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zheng yun
01-11-2003, 11:36 PM
Hi,everyone!

I was told that there is a Korean martial art called Hapkido, which is somewhat similar to Aikido.

Is there any relationship between Hapkido and Aikido?

Williamross77
01-11-2003, 11:55 PM
Yes from what i understand the founder of hapkido studied under Ueshiba's teacher Solaku Takeda.

I may be wrong but that is what i know sofar.

Williamross77
01-11-2003, 11:55 PM
sorry that is

Sokaku Takeda

Greg Jennings
01-12-2003, 06:53 AM
There are several huge and controversial threads on this over on http://www.aikidojournal.com/ .

I won't even attempt to summarize.

Best Regards,

Paula Lydon
01-12-2003, 09:30 AM
~~I believe the philosophical base between the two arts is very different, hapkido being much more martially oriented. There is also more throwing, striking, kicking in hapkido. A much harsher MA. A very good 'all-around' art if that's what you're looking/training for~~

Bob
01-12-2003, 10:32 AM
FWIW, I talked to a new aikido student at a seminar some years ago who was a longtime hapkido student and he said that the art was very 'big' in that it had its karate-like side, its aikido-like side, plus a weapons compnent and maybe something else (my memory is not that good) so that the amount of work to be good at it all was almost too much for the average person. In fact he said that many instructors just focussed on one aspect of the art so that he had to go to the karate-like instructor for the punch/kick and the aikido-like instructor for hands-on, etc.

AikiRooster
01-14-2003, 11:35 PM
The history of Hapkido is very much a controversial subject to say the least. However, the techniques involved are very similar and for the most part, the only true difference I have found is the amount of kicking and striking in general included in Hapkido's curriculum. Other then that though, I would say they are defintiely from the same roots. :ai: :ki: :do:

Edward
01-15-2003, 12:17 AM
I think the Koreans have a tendency to adopt anything Japanese, and claim it's their own, maybe because of so many centuries of animosity between the 2 nations.

AikiRooster
01-15-2003, 12:22 AM
I think the Koreans have a tendency to adopt anything Japanese, and claim it's their own, maybe because of so many centuries of animosity between the 2 nations.
Hello Ed, or Mr.Karaa:

Whichever you prefer.

Anyway's, I have found with different Master's and Sensei's that the reverse is true. My understanding is that when the Japanese invaded Korea, they burnt alot of their history books and such, and alot of their history they [the Japanese] have claimed as their own. not being controversial, I promise, just sharing.

Edward
01-15-2003, 01:07 AM
Hello Ed, or Mr.Karaa:

Whichever you prefer.

Anyway's, I have found with different Master's and Sensei's that the reverse is true. My understanding is that when the Japanese invaded Korea, they burnt alot of their history books and such, and alot of their history they [the Japanese] have claimed as their own. not being controversial, I promise, just sharing.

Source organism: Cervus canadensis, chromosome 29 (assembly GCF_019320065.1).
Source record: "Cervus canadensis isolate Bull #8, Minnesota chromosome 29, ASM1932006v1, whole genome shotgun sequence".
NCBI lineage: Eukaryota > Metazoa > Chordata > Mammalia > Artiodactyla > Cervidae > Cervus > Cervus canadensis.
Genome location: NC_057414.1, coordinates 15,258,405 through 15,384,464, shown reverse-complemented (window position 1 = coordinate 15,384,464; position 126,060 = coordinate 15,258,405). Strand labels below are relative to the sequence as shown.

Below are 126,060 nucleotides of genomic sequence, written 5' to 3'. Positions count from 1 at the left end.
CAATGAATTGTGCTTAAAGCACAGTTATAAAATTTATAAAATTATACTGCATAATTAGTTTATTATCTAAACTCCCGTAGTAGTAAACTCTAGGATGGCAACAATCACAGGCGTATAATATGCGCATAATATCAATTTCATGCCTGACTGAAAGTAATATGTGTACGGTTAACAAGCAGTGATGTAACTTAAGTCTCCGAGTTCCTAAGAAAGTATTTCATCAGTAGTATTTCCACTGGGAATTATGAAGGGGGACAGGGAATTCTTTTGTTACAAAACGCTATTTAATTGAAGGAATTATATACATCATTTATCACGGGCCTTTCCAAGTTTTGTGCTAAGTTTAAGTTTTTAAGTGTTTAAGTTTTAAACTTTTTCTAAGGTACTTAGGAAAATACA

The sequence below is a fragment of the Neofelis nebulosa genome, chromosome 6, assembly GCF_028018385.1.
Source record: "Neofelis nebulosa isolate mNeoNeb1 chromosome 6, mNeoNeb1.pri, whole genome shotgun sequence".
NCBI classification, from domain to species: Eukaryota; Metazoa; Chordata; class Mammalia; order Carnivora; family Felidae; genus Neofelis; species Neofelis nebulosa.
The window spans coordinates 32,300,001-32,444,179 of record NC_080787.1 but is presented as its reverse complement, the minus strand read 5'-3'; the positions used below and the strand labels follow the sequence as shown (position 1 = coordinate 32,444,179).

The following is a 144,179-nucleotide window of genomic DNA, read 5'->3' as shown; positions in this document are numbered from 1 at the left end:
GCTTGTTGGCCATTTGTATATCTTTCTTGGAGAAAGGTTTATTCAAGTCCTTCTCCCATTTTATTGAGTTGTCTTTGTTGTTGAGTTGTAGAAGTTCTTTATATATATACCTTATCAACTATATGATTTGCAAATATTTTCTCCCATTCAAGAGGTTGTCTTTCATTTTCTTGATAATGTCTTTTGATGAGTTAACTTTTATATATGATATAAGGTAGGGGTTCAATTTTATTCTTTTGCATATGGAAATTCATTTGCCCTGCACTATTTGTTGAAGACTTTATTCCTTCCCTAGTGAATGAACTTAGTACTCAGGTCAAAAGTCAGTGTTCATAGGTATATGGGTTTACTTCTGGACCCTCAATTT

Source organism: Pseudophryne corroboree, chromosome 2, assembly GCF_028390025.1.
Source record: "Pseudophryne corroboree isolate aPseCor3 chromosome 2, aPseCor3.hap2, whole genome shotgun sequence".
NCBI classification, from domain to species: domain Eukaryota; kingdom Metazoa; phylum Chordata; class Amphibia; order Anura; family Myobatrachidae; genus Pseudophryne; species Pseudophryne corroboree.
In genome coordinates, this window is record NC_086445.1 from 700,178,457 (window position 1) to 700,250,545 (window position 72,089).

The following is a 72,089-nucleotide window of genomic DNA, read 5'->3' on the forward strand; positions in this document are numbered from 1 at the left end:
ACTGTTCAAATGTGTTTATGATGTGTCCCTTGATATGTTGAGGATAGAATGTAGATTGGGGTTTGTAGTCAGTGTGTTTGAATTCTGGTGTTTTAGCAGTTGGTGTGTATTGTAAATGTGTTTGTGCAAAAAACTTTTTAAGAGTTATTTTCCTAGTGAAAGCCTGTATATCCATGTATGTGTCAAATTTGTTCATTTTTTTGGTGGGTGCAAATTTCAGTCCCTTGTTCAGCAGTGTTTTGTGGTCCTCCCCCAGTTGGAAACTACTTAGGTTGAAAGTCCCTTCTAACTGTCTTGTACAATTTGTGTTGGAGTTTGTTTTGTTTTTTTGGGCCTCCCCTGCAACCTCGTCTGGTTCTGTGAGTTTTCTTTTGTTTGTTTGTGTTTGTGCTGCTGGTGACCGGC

Just Edward is ok :)

I am not aware of the above statement, so I cannot argue whether it is true or not. We both agree however (without taking sides:)) that these 2 nations haven't had the best of relations historically. But since Japan has been isolated for most of its history, I just find your statement not very convincing. But again I am no expert in the matter.

Cheers,

Edward

PeterR
01-15-2003, 01:22 AM
Hi Edward;

There is actually a lot of shared history between the two countries, especially pre-Tokugawa. The Jomen culture was supplanted by cultures originating in Korea in at least two waves, there was continuous trade and for a time Japan occupied part of the Korean peninsula. Most of the Chinese culture that found its way into Japan came via Korea. More interesting there is apparently evidence of the Korean origin of a couple of emperors.

I think it is incorrect to say most of its history since even during Tokugawa times there was trade. Written history has often been as much about politics than truth - the Japanese and Korean's being no exception here.

zheng yun
01-15-2003, 02:48 AM
I think the Koreans have a tendency to adopt anything Japanese, and claim it's their own
HAHA,this sentence may be put like this:"The Japanese have a tendency to adopt anything Chinese, and claim it's their own."

Frankly speaking, that's what most Chinese really think. As for Aikido,I know some people in another forum(back here in Beijing) hold that Aikido is actually simplified Ba Gua.That's a very hasty conclusion ,as none of them have any Aikido experience. However, interesting that I also find some threads on their relationship on

http://www.aikidojournal.com(thanks,Greg!)Very intriguing ideas!

leefr
01-15-2003, 02:59 AM
I think the Koreans have a tendency to adopt anything Japanese, and claim it's their own, maybe because of so many centuries of animosity between the 2 nations.
It's true that a lot of Japanese cultural influence in Korea is passed off as Korean, and I would say that Korean animosity towards Japan causes Koreans to refuse to acknowledge the source of such influence. Of course there are also plenty of scam artists(just as there are in every other country). I think(hope?) Edward meant the above statement this way, as it could also be interpreted more unkindly.